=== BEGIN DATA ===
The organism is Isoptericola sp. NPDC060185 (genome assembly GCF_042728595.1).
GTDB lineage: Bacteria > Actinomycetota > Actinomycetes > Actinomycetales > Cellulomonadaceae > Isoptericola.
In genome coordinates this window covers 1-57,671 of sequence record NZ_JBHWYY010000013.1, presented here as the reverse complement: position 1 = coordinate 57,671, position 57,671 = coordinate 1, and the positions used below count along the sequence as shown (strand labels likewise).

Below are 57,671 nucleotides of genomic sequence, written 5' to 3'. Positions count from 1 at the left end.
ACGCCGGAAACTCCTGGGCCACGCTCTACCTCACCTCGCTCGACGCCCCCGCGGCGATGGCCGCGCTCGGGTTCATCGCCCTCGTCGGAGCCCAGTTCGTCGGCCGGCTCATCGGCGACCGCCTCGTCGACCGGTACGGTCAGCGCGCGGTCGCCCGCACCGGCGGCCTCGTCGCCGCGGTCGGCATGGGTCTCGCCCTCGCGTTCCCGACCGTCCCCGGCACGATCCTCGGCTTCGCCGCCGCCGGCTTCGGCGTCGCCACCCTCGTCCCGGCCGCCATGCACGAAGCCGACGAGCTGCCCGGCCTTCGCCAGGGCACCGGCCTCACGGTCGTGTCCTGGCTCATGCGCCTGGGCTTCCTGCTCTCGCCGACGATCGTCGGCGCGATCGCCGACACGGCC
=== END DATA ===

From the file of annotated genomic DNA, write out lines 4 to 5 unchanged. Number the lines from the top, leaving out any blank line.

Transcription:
Below are 57,671 nucleotides of genomic sequence, written 5' to 3'. Positions count from 1 at the left end.
ACGCCGGAAACTCCTGGGCCACGCTCTACCTCACCTCGCTCGACGCCCCCGCGGCGATGGCCGCGCTCGGGTTCATCGCCCTCGTCGGAGCCCAGTTCGTCGGCCGGCTCATCGGCGACCGCCTCGTCGACCGGTACGGTCAGCGCGCGGTCGCCCGCACCGGCGGCCTCGTCGCCGCGGTCGGCATGGGTCTCGCCCTCGCGTTCCCGACCGTCCCCGGCACGATCCTCGGCTTCGCCGCCGCCGGCTTCGGCGTCGCCACCCTCGTCCCGGCCGCCATGCACGAAGCCGACGAGCTGCCCGGCCTTCGCCAGGGCACCGGCCTCACGGTCGTGTCCTGGCTCATGCGCCTGGGCTTCCTGCTCTCGCCGACGATCGTCGGCGCGATCGCCGACACGGCC